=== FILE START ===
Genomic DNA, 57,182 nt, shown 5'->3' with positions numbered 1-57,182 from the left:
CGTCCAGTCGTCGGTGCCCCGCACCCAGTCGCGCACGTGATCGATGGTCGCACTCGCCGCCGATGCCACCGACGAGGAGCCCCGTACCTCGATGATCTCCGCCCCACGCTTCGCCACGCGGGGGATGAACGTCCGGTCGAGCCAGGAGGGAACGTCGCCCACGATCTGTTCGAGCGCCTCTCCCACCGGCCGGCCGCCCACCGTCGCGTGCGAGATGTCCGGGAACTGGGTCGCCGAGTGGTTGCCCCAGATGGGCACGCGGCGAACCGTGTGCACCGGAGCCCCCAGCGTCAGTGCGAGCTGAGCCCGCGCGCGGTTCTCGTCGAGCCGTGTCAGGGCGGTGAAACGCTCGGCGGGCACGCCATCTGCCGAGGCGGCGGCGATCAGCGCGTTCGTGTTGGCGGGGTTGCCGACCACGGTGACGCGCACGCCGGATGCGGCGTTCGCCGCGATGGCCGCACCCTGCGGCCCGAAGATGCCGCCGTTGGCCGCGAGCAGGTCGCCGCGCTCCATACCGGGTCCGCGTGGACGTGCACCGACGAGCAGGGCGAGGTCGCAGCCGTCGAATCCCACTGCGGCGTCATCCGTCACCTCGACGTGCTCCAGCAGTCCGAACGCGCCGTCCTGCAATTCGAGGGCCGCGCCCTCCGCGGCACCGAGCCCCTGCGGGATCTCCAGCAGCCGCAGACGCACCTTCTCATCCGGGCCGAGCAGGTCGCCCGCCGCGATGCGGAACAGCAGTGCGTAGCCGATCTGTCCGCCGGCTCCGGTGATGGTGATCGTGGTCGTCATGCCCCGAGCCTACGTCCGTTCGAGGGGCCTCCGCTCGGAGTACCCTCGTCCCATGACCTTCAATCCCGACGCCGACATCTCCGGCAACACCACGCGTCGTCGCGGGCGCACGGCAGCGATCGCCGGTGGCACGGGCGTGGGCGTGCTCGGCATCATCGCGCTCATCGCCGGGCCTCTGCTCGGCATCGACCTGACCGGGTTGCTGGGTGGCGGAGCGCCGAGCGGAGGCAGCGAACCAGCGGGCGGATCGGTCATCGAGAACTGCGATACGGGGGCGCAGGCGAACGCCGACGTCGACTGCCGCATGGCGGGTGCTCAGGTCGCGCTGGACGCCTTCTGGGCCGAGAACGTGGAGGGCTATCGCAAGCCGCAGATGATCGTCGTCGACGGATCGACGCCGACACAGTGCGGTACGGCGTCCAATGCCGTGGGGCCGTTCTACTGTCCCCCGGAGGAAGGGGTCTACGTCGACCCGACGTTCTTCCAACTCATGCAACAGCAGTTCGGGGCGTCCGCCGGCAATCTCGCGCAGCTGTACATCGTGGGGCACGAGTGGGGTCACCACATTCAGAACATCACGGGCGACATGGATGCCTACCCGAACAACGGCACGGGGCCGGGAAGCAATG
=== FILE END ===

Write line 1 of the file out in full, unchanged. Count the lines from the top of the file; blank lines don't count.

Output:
Genomic DNA, 57,182 nt, shown 5'->3' with positions numbered 1-57,182 from the left: